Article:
To increase the psychosocial wellbeing of children living in war-affected areas, long term aid is needed. Consequently War Child programmes take several years. For each programme country a long-term strategy is formulated and annual plans are drawn up based on this. Normally this long-term strategy has three phases: development of the programme, full scale implementation and phasing out War Child’s share in the programme. In the phasing out stage the programme is gradually transferred to local organisations.

Ultimately, three factors determine the departure of War Child:

1. Environment

  • The environment has become more peaceful, decreasing the urgency for aid to children.
  • External, unexpected reasons including deterioration of the situation (resurging conflict, famine, flocks of refugees) or the lack of co-operation of (local) government.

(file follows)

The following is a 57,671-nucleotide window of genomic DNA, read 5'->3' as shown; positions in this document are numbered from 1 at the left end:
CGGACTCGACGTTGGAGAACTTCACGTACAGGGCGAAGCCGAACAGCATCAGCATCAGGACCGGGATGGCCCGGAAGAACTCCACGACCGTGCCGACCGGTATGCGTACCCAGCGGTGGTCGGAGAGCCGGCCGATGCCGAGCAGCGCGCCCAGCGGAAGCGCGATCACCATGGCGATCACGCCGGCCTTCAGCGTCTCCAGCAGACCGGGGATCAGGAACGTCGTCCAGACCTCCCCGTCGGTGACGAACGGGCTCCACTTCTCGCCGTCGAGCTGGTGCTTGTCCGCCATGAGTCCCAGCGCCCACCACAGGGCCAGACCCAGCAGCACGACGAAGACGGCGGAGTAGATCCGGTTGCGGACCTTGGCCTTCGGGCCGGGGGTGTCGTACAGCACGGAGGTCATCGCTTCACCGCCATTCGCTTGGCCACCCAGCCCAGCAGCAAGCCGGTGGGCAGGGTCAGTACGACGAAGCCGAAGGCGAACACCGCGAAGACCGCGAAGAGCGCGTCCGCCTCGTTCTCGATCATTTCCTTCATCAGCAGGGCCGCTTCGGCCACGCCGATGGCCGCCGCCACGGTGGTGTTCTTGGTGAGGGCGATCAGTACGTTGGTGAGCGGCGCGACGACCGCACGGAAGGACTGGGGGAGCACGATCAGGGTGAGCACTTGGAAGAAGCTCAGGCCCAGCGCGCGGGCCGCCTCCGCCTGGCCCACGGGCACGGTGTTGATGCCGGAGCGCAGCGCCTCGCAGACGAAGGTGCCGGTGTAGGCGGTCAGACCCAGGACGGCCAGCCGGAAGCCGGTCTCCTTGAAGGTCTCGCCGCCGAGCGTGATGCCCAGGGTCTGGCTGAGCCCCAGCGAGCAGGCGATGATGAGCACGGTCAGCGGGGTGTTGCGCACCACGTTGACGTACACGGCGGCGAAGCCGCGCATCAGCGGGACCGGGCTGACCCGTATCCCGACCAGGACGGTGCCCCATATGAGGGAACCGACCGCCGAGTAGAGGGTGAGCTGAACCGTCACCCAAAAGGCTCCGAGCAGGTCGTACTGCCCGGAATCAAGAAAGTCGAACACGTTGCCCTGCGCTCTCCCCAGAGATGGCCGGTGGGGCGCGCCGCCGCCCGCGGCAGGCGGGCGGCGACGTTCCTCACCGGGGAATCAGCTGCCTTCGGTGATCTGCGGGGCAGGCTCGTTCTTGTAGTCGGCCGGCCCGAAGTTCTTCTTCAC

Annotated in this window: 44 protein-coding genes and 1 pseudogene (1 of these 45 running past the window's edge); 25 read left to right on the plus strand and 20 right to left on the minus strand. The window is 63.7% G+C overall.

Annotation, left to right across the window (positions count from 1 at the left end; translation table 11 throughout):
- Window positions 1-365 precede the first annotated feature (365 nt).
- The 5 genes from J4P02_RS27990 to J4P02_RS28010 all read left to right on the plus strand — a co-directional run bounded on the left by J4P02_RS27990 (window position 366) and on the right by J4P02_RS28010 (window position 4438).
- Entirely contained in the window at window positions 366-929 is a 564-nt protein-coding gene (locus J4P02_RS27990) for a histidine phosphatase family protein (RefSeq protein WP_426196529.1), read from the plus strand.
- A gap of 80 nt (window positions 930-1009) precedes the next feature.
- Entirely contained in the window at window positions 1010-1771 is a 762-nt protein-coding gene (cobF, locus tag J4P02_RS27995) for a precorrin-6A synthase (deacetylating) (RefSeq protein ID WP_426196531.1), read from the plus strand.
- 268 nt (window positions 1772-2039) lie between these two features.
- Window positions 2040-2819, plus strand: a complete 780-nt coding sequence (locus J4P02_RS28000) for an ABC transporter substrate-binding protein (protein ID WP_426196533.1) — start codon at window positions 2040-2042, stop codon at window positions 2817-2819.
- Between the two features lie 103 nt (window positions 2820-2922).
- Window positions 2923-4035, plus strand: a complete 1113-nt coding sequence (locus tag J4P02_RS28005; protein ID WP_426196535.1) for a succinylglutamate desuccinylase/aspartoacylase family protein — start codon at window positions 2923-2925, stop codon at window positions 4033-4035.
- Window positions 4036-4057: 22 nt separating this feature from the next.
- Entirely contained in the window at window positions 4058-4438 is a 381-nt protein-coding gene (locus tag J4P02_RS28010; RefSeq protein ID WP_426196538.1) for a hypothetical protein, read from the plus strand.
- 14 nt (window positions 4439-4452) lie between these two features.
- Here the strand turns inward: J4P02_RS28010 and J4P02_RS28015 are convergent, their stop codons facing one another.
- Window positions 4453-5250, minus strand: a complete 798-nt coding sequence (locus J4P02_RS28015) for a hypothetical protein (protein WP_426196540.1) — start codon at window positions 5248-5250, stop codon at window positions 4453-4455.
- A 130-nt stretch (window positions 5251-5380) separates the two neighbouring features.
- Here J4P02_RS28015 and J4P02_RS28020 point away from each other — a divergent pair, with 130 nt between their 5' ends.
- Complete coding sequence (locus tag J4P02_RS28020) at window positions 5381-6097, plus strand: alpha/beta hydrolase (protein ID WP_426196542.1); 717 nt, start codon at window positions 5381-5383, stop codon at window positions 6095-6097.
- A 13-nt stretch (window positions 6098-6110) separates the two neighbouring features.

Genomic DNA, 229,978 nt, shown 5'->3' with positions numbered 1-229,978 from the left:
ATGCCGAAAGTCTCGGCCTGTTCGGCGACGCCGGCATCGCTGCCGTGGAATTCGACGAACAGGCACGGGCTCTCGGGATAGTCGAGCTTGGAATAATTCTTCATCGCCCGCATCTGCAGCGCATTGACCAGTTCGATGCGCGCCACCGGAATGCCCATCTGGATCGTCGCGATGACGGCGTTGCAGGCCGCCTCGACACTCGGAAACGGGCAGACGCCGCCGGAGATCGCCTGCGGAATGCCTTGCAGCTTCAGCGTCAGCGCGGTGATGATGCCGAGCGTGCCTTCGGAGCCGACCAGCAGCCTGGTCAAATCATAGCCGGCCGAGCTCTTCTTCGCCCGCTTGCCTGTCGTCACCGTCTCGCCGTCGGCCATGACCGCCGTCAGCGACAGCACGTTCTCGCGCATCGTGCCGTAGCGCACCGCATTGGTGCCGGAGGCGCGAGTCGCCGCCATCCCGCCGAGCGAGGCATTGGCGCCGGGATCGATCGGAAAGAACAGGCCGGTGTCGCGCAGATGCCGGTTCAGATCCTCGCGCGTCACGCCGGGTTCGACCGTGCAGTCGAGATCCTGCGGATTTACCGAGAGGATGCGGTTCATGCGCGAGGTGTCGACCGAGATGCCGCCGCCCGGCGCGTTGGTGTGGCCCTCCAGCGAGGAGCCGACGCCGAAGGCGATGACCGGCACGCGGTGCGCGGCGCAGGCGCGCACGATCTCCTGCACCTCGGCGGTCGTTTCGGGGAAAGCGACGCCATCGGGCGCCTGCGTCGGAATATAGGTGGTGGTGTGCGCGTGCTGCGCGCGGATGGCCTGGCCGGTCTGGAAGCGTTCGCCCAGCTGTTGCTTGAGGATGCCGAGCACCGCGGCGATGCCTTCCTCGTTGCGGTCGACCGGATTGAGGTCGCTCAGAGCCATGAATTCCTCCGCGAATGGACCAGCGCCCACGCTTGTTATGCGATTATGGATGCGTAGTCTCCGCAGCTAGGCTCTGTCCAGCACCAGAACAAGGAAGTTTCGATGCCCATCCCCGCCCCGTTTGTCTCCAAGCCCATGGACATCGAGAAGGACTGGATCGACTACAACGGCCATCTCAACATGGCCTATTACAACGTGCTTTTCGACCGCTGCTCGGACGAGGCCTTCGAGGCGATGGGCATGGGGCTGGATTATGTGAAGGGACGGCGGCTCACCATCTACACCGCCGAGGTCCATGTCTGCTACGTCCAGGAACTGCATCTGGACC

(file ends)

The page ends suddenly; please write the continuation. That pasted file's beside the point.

2. Objectives of the programme

  • The ability of children and young people to grow up healthily in a peaceful environment has increased. In practice this is shown by an increase in protective factors versus risk factors.
  • On a local level governments, local aid organisations and adults are more responsibly providing for the needs of children and complying with their rights.

3. Objectives for the capacity enhancement of organisations

  • The objectives for capacity enhancement in eight areas have been reached.


War Child in Uganda

After termination of the co-operation with partner organisations, they are still part of a worldwide network of War Child partner organisations. This way War Child can keep in touch with these organisations, albeit often informally, and they can support each other by exchanging knowledge and expertise. War Child can also continue to be informed about developments.


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